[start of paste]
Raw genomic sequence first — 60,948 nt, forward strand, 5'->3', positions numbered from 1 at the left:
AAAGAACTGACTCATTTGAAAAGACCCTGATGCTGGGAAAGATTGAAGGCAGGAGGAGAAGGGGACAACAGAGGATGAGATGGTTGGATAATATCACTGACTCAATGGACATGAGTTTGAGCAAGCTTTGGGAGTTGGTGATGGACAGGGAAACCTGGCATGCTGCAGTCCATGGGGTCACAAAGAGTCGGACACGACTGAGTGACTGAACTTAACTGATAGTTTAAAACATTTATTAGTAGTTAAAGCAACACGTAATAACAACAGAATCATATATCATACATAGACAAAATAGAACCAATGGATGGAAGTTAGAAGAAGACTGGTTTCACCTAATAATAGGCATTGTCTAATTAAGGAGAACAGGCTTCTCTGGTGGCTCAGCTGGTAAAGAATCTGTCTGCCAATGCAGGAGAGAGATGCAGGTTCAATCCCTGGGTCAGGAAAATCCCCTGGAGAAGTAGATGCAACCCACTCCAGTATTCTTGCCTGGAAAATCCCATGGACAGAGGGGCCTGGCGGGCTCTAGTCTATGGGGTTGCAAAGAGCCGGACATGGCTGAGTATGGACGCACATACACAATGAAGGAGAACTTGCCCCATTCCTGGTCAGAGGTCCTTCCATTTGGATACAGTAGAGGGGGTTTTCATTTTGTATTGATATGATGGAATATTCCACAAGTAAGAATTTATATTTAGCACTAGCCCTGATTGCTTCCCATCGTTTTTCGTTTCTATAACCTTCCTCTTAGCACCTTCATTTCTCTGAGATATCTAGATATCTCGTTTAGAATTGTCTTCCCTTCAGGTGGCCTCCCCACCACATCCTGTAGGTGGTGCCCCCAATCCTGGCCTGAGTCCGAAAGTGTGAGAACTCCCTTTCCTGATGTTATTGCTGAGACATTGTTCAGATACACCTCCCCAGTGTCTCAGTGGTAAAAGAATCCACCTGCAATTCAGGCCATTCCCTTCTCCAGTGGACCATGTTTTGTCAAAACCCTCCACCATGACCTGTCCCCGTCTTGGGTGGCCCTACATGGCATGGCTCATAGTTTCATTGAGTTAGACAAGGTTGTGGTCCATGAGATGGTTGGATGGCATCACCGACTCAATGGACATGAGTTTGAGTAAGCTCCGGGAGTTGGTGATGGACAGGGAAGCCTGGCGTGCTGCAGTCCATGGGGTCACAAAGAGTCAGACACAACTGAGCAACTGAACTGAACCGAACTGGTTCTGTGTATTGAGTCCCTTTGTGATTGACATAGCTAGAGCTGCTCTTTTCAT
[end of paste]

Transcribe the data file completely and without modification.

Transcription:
Raw genomic sequence first — 60,948 nt, forward strand, 5'->3', positions numbered from 1 at the left:
AAAGAACTGACTCATTTGAAAAGACCCTGATGCTGGGAAAGATTGAAGGCAGGAGGAGAAGGGGACAACAGAGGATGAGATGGTTGGATAATATCACTGACTCAATGGACATGAGTTTGAGCAAGCTTTGGGAGTTGGTGATGGACAGGGAAACCTGGCATGCTGCAGTCCATGGGGTCACAAAGAGTCGGACACGACTGAGTGACTGAACTTAACTGATAGTTTAAAACATTTATTAGTAGTTAAAGCAACACGTAATAACAACAGAATCATATATCATACATAGACAAAATAGAACCAATGGATGGAAGTTAGAAGAAGACTGGTTTCACCTAATAATAGGCATTGTCTAATTAAGGAGAACAGGCTTCTCTGGTGGCTCAGCTGGTAAAGAATCTGTCTGCCAATGCAGGAGAGAGATGCAGGTTCAATCCCTGGGTCAGGAAAATCCCCTGGAGAAGTAGATGCAACCCACTCCAGTATTCTTGCCTGGAAAATCCCATGGACAGAGGGGCCTGGCGGGCTCTAGTCTATGGGGTTGCAAAGAGCCGGACATGGCTGAGTATGGACGCACATACACAATGAAGGAGAACTTGCCCCATTCCTGGTCAGAGGTCCTTCCATTTGGATACAGTAGAGGGGGTTTTCATTTTGTATTGATATGATGGAATATTCCACAAGTAAGAATTTATATTTAGCACTAGCCCTGATTGCTTCCCATCGTTTTTCGTTTCTATAACCTTCCTCTTAGCACCTTCATTTCTCTGAGATATCTAGATATCTCGTTTAGAATTGTCTTCCCTTCAGGTGGCCTCCCCACCACATCCTGTAGGTGGTGCCCCCAATCCTGGCCTGAGTCCGAAAGTGTGAGAACTCCCTTTCCTGATGTTATTGCTGAGACATTGTTCAGATACACCTCCCCAGTGTCTCAGTGGTAAAAGAATCCACCTGCAATTCAGGCCATTCCCTTCTCCAGTGGACCATGTTTTGTCAAAACCCTCCACCATGACCTGTCCCCGTCTTGGGTGGCCCTACATGGCATGGCTCATAGTTTCATTGAGTTAGACAAGGTTGTGGTCCATGAGATGGTTGGATGGCATCACCGACTCAATGGACATGAGTTTGAGTAAGCTCCGGGAGTTGGTGATGGACAGGGAAGCCTGGCGTGCTGCAGTCCATGGGGTCACAAAGAGTCAGACACAACTGAGCAACTGAACTGAACCGAACTGGTTCTGTGTATTGAGTCCCTTTGTGATTGACATAGCTAGAGCTGCTCTTTTCAT